The Trust is encouraged by the appearance of Azolla carpets on sections of the Canning River as this fern is known to reduce the amount of sunlight available to the algae as well as absorbing large amounts of phosphorus and other nutrients from the water. However, it is possible that Azolla carpets can cause deoxygenation and emit a strong sulfur smell.[13]

 
Canning River without the Azolla in February 2006.
 
Same location covered in a carpet of Azolla March 2007.

See alsoEdit

ReferencesEdit

  1. ^ "About the river system". Parks and Wildlife Service. Retrieved 18 October 2018.
  2. ^ Kinsella, John (2017). Polysituatedness: A Poetics of Displacement. Oxford University Press. ISBN 1526113376.
  3. ^ Rivers of emotion : an emotional history of Derbarl Yerrigan and Djarlgarro Beelier : the Swan and Canning rivers. Broomhall, Susan., Pickering, Gina., Australian Research Council. Centre of Excellence. History of Emotions., National Trust of Australia (W.A.). [Crawley, W.A.]: ARC Centre of Excellence History of Emotions. 2012. ISBN 9781740522601. OCLC 820979809.CS1 maint: others (link)
  4. ^ "Canning Dam". About Australia. Archived from the original on 3 July 2009. Retrieved 6 June 2009.
  5. ^ a b c Western Australian Land Information Authority. "History of river names – C". Retrieved 21 April 2013.
  6. ^ "European Settlement". Archived from the original on 8 June 2009. Retrieved 6 June 2009.
  7. ^ Carde, F.G. (1991) [1968]. Along the Canning: A History of the City of Canning, Western Australia, Covering its progress from Roads Board to Shire, to Town, to City (2nd ed.). City of Canning.
  8. ^ McQueen, Jeanette (1963). Pioneers of the Canning District (Thesis). Graylands Teachers' College. p. 13.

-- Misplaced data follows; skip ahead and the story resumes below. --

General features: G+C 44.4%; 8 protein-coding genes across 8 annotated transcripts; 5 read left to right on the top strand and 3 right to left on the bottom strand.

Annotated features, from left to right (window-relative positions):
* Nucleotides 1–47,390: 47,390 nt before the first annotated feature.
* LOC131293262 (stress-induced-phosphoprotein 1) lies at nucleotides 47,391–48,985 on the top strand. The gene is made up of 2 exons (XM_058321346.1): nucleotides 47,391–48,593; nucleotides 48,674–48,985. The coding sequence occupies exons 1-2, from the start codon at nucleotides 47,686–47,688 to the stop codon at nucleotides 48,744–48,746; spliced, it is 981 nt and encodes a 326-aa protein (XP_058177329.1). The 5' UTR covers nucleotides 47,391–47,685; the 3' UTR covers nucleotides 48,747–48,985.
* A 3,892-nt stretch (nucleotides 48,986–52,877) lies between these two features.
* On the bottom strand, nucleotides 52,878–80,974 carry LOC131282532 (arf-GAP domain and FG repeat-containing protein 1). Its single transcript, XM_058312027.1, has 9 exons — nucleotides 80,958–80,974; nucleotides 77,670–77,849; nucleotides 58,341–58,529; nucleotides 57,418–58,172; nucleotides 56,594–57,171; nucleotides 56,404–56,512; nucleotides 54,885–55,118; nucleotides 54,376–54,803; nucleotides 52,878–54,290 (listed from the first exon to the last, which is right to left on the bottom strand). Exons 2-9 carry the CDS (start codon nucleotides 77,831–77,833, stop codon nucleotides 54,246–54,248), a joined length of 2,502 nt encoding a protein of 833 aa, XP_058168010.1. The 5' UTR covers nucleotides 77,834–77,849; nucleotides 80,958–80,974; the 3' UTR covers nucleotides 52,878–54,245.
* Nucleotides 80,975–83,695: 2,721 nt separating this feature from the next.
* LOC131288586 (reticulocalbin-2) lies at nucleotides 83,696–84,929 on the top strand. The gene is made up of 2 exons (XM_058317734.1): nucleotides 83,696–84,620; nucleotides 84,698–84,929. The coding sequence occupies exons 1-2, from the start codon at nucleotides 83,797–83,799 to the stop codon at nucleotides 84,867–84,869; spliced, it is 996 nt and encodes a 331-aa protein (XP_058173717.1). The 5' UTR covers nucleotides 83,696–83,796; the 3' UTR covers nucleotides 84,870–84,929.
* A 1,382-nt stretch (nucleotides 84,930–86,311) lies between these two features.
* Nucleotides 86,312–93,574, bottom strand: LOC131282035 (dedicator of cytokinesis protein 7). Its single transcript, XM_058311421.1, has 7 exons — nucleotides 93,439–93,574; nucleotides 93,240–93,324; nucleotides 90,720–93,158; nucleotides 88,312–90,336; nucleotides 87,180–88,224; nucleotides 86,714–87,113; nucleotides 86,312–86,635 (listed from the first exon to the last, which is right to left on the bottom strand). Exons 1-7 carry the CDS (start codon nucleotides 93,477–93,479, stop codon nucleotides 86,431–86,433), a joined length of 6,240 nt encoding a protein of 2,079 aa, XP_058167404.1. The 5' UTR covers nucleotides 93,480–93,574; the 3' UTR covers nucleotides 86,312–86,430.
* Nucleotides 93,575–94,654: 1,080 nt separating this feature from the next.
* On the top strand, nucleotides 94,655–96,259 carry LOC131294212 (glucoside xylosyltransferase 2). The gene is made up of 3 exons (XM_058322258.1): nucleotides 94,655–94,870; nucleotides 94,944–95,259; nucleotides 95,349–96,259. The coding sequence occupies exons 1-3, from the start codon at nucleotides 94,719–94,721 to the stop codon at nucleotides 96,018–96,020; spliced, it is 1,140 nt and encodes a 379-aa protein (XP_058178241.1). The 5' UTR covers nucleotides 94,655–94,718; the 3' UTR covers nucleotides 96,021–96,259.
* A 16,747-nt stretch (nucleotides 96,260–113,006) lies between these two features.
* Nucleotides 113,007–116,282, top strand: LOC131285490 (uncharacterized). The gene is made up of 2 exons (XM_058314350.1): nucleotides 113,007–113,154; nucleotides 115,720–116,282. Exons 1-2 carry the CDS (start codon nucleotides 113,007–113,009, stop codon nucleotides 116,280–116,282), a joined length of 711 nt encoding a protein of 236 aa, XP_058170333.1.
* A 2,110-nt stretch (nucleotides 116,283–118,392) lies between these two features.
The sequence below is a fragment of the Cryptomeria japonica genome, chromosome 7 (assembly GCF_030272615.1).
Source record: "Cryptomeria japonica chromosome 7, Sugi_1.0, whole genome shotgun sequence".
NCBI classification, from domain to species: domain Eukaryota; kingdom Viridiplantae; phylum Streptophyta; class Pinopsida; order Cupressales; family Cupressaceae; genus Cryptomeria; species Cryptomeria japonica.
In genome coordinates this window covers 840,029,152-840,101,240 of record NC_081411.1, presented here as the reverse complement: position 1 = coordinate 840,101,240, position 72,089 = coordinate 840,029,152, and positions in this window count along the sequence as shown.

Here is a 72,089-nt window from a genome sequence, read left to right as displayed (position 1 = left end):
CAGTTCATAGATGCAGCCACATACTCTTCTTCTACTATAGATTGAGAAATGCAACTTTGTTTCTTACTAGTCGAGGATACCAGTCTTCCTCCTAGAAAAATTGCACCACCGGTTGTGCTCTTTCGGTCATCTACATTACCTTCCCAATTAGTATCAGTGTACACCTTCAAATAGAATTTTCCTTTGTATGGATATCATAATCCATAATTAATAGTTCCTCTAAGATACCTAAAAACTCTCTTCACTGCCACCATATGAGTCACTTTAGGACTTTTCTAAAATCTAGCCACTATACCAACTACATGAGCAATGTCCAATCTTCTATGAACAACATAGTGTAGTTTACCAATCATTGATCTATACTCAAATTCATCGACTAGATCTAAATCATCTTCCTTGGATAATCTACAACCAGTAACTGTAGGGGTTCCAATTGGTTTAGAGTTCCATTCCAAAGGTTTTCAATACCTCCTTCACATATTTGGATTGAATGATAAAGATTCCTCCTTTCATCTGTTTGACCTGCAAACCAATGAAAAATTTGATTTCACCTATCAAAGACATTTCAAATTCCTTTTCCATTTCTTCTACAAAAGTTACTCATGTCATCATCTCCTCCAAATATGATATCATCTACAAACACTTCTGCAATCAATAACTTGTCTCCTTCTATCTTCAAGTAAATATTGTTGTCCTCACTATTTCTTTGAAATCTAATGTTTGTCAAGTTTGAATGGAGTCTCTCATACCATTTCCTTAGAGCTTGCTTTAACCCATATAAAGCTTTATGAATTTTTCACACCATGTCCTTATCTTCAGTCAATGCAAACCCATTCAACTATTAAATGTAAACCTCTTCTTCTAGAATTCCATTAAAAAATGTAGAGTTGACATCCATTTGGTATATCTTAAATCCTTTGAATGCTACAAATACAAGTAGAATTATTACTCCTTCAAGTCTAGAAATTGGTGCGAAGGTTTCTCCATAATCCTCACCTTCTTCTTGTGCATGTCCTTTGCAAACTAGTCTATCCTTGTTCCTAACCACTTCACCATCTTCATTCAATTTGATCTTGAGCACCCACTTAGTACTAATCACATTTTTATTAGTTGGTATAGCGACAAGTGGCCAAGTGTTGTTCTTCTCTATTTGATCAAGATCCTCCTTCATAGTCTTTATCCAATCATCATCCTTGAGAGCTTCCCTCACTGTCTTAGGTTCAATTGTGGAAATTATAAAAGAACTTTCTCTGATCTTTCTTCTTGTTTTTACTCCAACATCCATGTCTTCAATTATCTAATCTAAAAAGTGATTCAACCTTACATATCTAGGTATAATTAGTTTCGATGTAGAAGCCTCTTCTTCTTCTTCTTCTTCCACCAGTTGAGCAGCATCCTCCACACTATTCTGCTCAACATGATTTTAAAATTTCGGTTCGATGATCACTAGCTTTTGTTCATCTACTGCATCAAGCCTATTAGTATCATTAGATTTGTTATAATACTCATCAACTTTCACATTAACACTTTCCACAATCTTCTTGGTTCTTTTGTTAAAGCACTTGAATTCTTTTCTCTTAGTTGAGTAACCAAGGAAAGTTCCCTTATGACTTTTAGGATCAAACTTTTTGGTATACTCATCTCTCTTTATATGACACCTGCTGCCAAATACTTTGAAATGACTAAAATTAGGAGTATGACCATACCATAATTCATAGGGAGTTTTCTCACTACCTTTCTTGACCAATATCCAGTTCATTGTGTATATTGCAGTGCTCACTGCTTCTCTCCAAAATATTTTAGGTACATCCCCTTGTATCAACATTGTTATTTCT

9. ^ Detail from 'Municipal Heritage Inventory', City of Canning
  10. ^ Hutchison, D.; Davidson, Dianne (1979). "The Convict-Built 'Fence' in the Canning River" (PDF). 8 (1). Records of the Western Australian Museum: 147–159. Retrieved 26 March 2016. Cite journal requires |journal= (help)
  11. ^ LePage, J.S.H. (1986). Building A State: The Story of the Public Works Department of Western Australia 1829-1985. Leederville: Water Authority of Western Australia. p. 211. ISBN 978-0-7244-6862-1.
  12. ^ "Algal Bloom - Swan River Trust media statement" (PDF). 16 March 2007. Archived from the original (PDF) on 11 April 2008. Retrieved 5 April 2014.
  13. ^ "Native fern on Canning River - Swan River Trust media statement" (PDF). 6 March 2007. Archived from the original (PDF) on 11 April 2008. Retrieved 5 April 2014.

Further readingEdit

  • Brearley, Anne (2005). Ernest Hodgkin's Swanland : estuaries and coastal lagoons of South-western Australia. Crawley, W.A.: University of Western Australia Press for the Ernest Hodgkin Trust for Estuary Education and Research and National Trust of Australia (WA). ISBN 1-920694-38-2.
  • Burningham, Nick (2004). Messing About in Earnest. Fremantle Arts Centre Press. ISBN 1-920731-25-3.
  • Richards, Oline. (199). Canning River Regional Park, Western Australia : historical survey. Perth, W.A.: Dept. of Planning and Urban Development. ISBN 0-7309-3249-4.
  • Seddon, George (1970). Swan River Landscapes. Crawley, W.A.: University of Western Australia Press. ISBN 0-85564-043-X.
  • Carden, F.G. (1991) [1968]. Along the Canning: A History of the City of Canning Western Australia, Covering its progress from Roads Board to Shire, to Town, to City City of Canning, (2nd ed.).
  • Fisher, S. J. (November 2014). Contaminants in the sediments and waters of the Canning Estuary at Clontarf Bay adjacent to the disused waste disposal site at Centenary Park (PDF) (Report). Western Australia: Department of Water and Swan River Trust. Retrieved 14 February 2019.

Coordinates: 32°00′S 115°51′E / 32.000°S 115.850°E / -32.000; 115.850